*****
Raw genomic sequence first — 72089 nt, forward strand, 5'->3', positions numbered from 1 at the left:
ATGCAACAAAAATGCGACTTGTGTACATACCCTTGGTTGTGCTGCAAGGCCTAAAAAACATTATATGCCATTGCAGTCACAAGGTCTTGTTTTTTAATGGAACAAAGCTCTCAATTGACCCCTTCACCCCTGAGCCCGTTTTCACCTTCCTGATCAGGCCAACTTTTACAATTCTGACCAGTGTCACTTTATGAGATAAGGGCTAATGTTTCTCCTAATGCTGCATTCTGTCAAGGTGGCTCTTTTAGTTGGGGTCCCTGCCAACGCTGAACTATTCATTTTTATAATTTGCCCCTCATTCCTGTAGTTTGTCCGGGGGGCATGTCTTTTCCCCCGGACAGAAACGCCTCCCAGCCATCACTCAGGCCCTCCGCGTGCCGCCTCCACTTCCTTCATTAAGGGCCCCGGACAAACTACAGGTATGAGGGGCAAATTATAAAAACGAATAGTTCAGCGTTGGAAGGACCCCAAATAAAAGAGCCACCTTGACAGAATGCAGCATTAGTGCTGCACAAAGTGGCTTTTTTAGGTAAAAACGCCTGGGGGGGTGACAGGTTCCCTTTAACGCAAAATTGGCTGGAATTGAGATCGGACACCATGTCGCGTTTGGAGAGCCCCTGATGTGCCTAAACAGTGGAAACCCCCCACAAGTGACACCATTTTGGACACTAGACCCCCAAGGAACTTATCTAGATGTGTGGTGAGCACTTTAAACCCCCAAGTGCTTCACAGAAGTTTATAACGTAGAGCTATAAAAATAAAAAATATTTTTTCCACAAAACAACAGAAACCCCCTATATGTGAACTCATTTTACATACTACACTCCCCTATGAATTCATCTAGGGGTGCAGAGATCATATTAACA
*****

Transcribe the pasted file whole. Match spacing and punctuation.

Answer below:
Raw genomic sequence first — 72089 nt, forward strand, 5'->3', positions numbered from 1 at the left:
ATGCAACAAAAATGCGACTTGTGTACATACCCTTGGTTGTGCTGCAAGGCCTAAAAAACATTATATGCCATTGCAGTCACAAGGTCTTGTTTTTTAATGGAACAAAGCTCTCAATTGACCCCTTCACCCCTGAGCCCGTTTTCACCTTCCTGATCAGGCCAACTTTTACAATTCTGACCAGTGTCACTTTATGAGATAAGGGCTAATGTTTCTCCTAATGCTGCATTCTGTCAAGGTGGCTCTTTTAGTTGGGGTCCCTGCCAACGCTGAACTATTCATTTTTATAATTTGCCCCTCATTCCTGTAGTTTGTCCGGGGGGCATGTCTTTTCCCCCGGACAGAAACGCCTCCCAGCCATCACTCAGGCCCTCCGCGTGCCGCCTCCACTTCCTTCATTAAGGGCCCCGGACAAACTACAGGTATGAGGGGCAAATTATAAAAACGAATAGTTCAGCGTTGGAAGGACCCCAAATAAAAGAGCCACCTTGACAGAATGCAGCATTAGTGCTGCACAAAGTGGCTTTTTTAGGTAAAAACGCCTGGGGGGGTGACAGGTTCCCTTTAACGCAAAATTGGCTGGAATTGAGATCGGACACCATGTCGCGTTTGGAGAGCCCCTGATGTGCCTAAACAGTGGAAACCCCCCACAAGTGACACCATTTTGGACACTAGACCCCCAAGGAACTTATCTAGATGTGTGGTGAGCACTTTAAACCCCCAAGTGCTTCACAGAAGTTTATAACGTAGAGCTATAAAAATAAAAAATATTTTTTCCACAAAACAACAGAAACCCCCTATATGTGAACTCATTTTACATACTACACTCCCCTATGAATTCATCTAGGGGTGCAGAGATCATATTAACA